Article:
Now, watch. After buying in the bonds, New Jersey committed its 24 percent of tobacco payments to back the 1-Bs and 1-Cs. It then sold those now-A-rated securities back to Claren Road and possibly other players for about 22 percent of face value, or $96.5 million more than it paid for them. After fees — primarily $4.47 million for Barclays (for creating and implementing a deal that I consider imaginative and smart, even though I dislike it) and $266,000 to Standard & Poor’s for re-rating the “enhanced” bonds — the state netted $91.6 million, a welcome budget windfall. (Of course, for that quick trading windfall, it gave up a revenue stream.)

The big winner seems to be Claren Road, which had apparently accumulated its 1-B position over several years at a cost well below the 16 cents on the dollar the state paid it for them. Soon after paying the state about 22 cents on the dollar, Claren unloaded its holdings at about 24 cents, a nifty extra profit.

Why do I say that this deal, which was blessed by sophisticated lawyers and sophisticated advisers, hurt New Jersey? It’s the difference between accounting math and real-world math.

It will take about seven years for the 24 percent of tobacco revenue to pay off the 1-Bs and 1-Cs, after which the $60 million a year will flow back to the state’s general fund.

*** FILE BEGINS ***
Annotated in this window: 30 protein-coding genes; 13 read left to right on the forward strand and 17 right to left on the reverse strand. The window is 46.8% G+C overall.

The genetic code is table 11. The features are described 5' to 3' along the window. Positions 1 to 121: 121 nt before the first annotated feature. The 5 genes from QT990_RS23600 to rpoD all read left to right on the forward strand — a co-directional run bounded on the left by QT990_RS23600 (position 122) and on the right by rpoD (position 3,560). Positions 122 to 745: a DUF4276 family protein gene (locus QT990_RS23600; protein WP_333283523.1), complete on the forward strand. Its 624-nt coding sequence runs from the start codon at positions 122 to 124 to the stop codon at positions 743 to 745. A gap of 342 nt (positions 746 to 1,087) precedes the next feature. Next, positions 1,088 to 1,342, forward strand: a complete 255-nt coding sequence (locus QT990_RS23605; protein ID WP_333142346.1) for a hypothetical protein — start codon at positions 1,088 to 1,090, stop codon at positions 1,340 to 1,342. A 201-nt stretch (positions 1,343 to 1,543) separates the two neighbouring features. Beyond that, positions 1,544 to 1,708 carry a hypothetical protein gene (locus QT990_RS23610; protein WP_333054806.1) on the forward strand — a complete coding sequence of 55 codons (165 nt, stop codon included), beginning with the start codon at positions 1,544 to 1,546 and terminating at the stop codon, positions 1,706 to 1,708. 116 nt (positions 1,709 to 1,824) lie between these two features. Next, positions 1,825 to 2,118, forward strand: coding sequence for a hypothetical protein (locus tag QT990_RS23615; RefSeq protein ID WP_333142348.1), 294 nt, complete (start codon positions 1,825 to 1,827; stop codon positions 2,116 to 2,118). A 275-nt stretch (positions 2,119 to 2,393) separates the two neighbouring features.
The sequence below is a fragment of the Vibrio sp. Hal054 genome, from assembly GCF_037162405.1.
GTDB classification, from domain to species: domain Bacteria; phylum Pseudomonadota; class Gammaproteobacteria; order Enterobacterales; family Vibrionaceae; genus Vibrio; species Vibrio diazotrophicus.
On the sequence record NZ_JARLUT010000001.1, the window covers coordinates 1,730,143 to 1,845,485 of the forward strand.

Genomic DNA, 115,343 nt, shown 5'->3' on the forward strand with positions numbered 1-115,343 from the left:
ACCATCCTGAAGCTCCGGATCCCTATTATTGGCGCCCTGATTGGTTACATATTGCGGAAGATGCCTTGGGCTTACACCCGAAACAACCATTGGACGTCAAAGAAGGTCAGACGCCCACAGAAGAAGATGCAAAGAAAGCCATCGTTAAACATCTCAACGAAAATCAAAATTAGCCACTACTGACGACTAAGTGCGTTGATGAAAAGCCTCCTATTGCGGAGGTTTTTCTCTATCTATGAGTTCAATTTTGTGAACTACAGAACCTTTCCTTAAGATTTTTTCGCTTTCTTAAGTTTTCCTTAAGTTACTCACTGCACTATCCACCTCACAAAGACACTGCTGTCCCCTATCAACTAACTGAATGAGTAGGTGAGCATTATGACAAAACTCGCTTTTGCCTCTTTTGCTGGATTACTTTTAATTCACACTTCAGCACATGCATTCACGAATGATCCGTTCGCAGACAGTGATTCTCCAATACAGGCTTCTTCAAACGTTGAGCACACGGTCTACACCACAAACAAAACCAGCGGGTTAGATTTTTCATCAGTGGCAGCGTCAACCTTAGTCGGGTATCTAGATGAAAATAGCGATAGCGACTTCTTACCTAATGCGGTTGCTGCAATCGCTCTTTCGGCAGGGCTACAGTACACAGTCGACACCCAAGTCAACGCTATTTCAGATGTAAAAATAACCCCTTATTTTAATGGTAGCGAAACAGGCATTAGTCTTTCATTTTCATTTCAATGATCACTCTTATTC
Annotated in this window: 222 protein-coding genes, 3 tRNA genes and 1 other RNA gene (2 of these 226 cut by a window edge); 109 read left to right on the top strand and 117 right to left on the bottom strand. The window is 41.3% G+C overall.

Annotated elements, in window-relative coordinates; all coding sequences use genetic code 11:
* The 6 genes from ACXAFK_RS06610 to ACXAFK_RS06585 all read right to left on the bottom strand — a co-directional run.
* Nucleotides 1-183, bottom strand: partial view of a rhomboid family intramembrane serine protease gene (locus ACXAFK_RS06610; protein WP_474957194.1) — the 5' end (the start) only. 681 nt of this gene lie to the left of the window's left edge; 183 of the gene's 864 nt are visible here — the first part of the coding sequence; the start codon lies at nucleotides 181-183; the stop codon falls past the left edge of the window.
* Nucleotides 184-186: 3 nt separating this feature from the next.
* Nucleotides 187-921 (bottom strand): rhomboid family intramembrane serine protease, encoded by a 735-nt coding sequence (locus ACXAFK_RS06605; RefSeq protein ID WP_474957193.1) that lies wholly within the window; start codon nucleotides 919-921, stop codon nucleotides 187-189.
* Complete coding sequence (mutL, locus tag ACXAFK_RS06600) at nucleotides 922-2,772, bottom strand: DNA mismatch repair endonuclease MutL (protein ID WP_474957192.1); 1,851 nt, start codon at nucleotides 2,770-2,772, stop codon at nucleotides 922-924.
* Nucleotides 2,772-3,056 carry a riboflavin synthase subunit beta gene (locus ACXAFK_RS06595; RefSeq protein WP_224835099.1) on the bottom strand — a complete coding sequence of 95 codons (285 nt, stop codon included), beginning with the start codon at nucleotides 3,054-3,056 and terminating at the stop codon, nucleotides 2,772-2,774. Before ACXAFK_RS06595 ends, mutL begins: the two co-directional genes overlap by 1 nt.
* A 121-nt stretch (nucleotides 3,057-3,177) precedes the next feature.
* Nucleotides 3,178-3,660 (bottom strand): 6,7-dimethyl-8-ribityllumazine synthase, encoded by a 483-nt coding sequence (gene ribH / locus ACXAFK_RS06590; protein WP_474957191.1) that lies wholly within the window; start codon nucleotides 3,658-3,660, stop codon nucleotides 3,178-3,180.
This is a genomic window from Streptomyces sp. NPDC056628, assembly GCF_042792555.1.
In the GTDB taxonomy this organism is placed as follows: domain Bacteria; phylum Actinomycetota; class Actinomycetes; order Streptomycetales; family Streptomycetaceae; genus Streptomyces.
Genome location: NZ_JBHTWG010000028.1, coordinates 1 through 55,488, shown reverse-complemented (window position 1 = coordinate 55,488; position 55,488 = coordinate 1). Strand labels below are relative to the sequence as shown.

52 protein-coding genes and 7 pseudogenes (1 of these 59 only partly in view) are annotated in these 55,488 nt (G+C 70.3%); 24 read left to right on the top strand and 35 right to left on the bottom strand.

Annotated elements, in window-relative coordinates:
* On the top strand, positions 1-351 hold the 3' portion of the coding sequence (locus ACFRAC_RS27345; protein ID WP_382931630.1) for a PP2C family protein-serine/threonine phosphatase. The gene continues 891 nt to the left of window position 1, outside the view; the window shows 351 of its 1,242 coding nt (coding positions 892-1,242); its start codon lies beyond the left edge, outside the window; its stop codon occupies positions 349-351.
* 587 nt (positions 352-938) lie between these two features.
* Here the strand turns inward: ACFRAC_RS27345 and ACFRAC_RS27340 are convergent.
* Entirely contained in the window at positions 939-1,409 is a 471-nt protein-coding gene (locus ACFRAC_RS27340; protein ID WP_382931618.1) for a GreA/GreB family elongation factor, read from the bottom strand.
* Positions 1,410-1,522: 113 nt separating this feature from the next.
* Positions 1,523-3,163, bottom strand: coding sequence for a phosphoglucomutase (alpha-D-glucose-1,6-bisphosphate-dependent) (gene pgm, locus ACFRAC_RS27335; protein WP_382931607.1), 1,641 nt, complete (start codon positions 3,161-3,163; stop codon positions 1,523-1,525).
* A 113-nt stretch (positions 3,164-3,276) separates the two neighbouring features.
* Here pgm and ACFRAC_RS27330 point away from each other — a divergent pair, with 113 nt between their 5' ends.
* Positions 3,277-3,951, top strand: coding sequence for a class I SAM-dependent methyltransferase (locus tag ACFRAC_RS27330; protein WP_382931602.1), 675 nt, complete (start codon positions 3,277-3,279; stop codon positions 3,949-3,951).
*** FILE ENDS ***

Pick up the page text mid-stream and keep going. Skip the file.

The state hails this enhancement deal as a triumph because it got the aforementioned $91.6 million of upfront money and says it will be able to pay off its other tobacco bonds by 2041 rather than 20 or 30 years later. That earlier-than-projected redemption will allow the 76 percent of tobacco payments devoted to those bonds to flow to the general fund decades earlier than projected. The state values this prospect at $45.1 million (in today’s dollars) more than leaving things as they had been.

So why do I think the state made a bad deal for everyone other than tobacco-bond holders and the people trying to balance its 2014 budget? Here’s why: The state, which is having problems generating the cash necessary to meet its obligations, is diverting about $420 million of cash money — $60 million a year for seven years — from the general fund to the 1-B and 1-C bonds in return for $91.6 million today and something 27 years down the road. Maybe.

I think taxpayers would be better off had the state kept the cash to help its troubled pension funds (on which it could earn a nice return if it invested well), to pay for services or to pay its non-tobacco bonds, or both, such as the transportation trust fund issues that I own.

Why did the state bail out the 1-Bs and 1-Cs, for which it had no legal or even moral obligation? “We respectfully disagree” with the argument that there’s no need to help those issues, treasury spokesman Chris Santarelli said in an e-mail. “The state sees an advantage in maintaining good relations with the tobacco bond investors as they are likely to invest in other bonds of the state.”

Nevertheless, my bottom line remains: This is a brilliant deal — but one that shouldn’t have been made. And I think the state’s blowing smoke.

End note: Even though I voted for Chris Christie twice, I’m now on the lookout for gridlock-creating lane closures near my house. 

Additional reporting by Marty Jones.

Sloan is Fortune magazine’s senior editor at large.